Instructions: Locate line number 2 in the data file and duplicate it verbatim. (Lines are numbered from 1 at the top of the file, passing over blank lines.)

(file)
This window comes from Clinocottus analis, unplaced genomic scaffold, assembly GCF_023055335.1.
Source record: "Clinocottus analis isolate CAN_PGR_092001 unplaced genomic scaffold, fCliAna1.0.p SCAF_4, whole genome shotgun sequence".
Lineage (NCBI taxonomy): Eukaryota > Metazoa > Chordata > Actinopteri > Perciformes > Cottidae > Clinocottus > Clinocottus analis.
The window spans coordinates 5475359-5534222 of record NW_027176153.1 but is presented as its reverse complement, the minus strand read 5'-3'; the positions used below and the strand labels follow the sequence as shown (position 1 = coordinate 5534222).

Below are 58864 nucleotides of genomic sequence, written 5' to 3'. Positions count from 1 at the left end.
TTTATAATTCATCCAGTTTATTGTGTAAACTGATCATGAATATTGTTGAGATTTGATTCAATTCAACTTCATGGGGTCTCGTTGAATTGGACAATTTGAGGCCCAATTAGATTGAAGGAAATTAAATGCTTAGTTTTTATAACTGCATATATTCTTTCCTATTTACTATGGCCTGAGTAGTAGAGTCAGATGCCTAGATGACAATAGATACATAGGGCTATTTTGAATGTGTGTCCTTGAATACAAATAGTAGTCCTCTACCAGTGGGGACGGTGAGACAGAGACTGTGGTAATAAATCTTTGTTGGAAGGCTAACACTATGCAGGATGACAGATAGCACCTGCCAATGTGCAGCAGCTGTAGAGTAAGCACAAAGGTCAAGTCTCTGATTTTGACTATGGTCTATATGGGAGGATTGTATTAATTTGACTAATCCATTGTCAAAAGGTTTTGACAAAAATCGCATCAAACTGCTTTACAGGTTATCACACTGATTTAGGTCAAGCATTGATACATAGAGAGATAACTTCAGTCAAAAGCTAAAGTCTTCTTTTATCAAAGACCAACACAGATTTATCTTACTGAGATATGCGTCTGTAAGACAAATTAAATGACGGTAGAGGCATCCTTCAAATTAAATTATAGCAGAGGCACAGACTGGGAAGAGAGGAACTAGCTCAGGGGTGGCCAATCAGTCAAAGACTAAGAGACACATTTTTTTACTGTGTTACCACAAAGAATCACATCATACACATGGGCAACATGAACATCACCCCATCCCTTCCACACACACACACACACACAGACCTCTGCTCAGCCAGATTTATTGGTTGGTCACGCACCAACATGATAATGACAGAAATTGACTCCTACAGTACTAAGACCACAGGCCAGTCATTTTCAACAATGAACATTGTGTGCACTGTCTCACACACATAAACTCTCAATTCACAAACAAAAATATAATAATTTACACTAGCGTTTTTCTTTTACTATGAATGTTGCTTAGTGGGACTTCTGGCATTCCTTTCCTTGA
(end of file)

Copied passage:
Source record: "Clinocottus analis isolate CAN_PGR_092001 unplaced genomic scaffold, fCliAna1.0.p SCAF_4, whole genome shotgun sequence".